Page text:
This article originally appeared on Hoyden About Town.
People who support a reasonable balance between encouraging creation of artistic works by allowing creators to profit from them, and the interests of wider society in benefiting from the free availability of creative works (or even of facts) aren’t having a good day.
Larrikin vs Australian Music
Skud has covered this over at Save Aussie Music:
Today EMI Australia lost their High Court appeal against Larrikin Music in the Kookaburra/Land Down Under case…
Leaving aside the problems with the copyright system, let’s just take a moment to look at Larrikin, the folk music label that holds the rights to “Kookaburra”. Larrikin was founded in 1974 by Warren Fahey, and sold to Festival Records in 1995. Festival, owned by Murdoch, was shut down and its assets sold to Warner Music Australia in 2005, for a mere $12 million.
Larrikin was home to a number of Australian artists, among them Kev Carmody, Eric Bogle, and Redgum
Kev Carmody, one of Australia’s foremost indigenous musicians, released four albums on Larrikin and Festival between 1988 and 1995, none of which are available on iTunes nor readily available as CDs (based on a search of online retailers). …
Warner bought Larrikin Records’ assets — two decades of Australian music — not because they want to share the music with the public, but to bolster their intellectual property portfolio, in the hope that one day they’ll be able to sue someone for using a riff or a line of lyrics that sounds somewhat like something Redgum or Kev Carmody once wrote. They do this at the expense of Australian music, history, and culture.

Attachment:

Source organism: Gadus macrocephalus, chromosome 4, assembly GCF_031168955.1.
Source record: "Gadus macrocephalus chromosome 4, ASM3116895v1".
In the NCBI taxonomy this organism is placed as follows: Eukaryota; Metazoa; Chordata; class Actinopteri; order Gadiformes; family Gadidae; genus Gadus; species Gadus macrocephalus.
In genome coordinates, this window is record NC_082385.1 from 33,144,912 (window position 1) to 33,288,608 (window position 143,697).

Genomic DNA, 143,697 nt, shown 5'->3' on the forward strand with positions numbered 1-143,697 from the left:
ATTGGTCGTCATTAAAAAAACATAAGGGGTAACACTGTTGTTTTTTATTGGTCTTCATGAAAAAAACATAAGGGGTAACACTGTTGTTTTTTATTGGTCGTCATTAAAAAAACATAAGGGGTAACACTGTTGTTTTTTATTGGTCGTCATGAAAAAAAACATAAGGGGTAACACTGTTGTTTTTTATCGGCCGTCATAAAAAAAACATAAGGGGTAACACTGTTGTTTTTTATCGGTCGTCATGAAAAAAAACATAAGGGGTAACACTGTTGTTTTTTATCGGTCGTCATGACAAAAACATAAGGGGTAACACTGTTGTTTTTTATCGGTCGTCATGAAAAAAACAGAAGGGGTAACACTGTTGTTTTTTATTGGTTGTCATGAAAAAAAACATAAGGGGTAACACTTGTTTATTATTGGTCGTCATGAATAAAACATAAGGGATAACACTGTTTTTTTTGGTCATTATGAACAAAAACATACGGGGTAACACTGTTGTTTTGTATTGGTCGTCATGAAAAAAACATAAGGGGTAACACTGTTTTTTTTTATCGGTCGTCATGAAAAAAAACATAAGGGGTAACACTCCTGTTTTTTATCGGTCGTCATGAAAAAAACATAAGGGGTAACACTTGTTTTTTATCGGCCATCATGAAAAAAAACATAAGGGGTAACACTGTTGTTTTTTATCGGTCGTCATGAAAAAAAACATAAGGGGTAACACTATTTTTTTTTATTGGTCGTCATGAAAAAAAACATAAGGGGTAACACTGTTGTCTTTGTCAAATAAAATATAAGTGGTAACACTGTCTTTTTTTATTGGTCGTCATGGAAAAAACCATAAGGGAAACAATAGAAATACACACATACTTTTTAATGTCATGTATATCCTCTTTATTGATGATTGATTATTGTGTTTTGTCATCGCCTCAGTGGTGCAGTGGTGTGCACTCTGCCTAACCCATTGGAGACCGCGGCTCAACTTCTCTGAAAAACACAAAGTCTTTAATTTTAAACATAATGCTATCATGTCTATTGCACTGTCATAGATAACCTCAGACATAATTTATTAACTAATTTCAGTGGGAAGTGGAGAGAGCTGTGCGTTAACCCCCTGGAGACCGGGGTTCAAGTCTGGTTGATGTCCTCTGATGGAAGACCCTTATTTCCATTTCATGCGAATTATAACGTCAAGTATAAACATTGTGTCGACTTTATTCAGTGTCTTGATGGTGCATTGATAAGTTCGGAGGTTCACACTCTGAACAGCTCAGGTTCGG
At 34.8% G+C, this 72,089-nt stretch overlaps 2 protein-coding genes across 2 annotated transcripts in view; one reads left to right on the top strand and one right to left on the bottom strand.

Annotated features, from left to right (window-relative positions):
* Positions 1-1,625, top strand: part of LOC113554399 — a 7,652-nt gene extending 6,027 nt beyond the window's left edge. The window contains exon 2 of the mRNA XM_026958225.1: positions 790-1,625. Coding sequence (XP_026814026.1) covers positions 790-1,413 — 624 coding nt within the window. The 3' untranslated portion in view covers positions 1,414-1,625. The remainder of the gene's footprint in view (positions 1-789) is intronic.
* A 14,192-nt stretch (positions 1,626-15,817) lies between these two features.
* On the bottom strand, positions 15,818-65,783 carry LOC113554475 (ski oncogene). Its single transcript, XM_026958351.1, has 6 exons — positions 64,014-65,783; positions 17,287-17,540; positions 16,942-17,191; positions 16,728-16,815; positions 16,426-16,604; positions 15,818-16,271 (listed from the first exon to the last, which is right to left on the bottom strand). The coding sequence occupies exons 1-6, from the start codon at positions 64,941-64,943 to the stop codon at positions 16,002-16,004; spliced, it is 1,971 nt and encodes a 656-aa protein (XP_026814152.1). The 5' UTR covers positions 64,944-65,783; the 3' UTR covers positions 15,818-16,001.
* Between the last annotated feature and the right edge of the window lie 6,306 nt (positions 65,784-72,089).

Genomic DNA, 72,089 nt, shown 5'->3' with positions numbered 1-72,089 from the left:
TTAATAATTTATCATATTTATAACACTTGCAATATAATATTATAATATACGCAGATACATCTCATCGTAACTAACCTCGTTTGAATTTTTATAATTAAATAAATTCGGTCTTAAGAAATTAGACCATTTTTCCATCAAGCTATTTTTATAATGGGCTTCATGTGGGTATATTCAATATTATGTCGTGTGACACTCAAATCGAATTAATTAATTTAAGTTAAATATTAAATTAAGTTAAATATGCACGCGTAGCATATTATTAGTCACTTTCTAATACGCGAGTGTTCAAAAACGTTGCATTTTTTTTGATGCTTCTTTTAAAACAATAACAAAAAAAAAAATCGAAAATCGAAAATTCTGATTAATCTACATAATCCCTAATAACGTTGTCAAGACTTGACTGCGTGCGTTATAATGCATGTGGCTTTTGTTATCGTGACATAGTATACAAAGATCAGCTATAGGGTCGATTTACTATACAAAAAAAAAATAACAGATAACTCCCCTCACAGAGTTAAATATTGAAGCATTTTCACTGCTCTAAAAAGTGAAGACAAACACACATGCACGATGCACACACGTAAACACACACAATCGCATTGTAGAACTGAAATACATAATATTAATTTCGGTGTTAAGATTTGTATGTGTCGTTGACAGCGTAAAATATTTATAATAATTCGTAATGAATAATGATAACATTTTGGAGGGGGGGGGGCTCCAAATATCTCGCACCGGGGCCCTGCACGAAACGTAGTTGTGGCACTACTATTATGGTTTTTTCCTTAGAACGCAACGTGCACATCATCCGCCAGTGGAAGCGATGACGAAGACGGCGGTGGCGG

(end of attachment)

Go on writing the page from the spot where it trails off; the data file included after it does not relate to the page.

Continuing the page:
Lauredhel covered the case earlier at Hoyden too, focussing on whether the claim of infringement stands up to a legal layperson’s listen test and musical analysis: You better run, you better take cover.
Astrologers versus software creators and users
Have you ever selected your timezone from a list which lists them like this: “Australia/Sydney”, “Europe/London”? Then you’ve used the zoneinfo database.
Timezones are complicated. You can’t work out what timezone someone is in based purely on their longitude, have a look at this map to see why. Timezones are highly dependent on political boundaries. On top of that, daylight savings transitions are all over the map (as it were). Some countries transition in an unpredictable fashion set by their legislature each year. Sometimes a sufficiently large event (such as the Sydney Olympics in 2000) causes a local daylight savings transition to happen earlier or later than that government’s usually predictable algorithm.
Therefore computer programs rely heavily on having a giant lookup table of timezones and daylight saving transitions. Data is needed both for the present, so that your clock can be updated, and for the past, so that the time of events ranging from blog entries to bank transactions can be correctly reported.
A great deal of software, including almost all open source software, relies on the freely available database variously called the tz database, the zoneinfo database or the Olson database.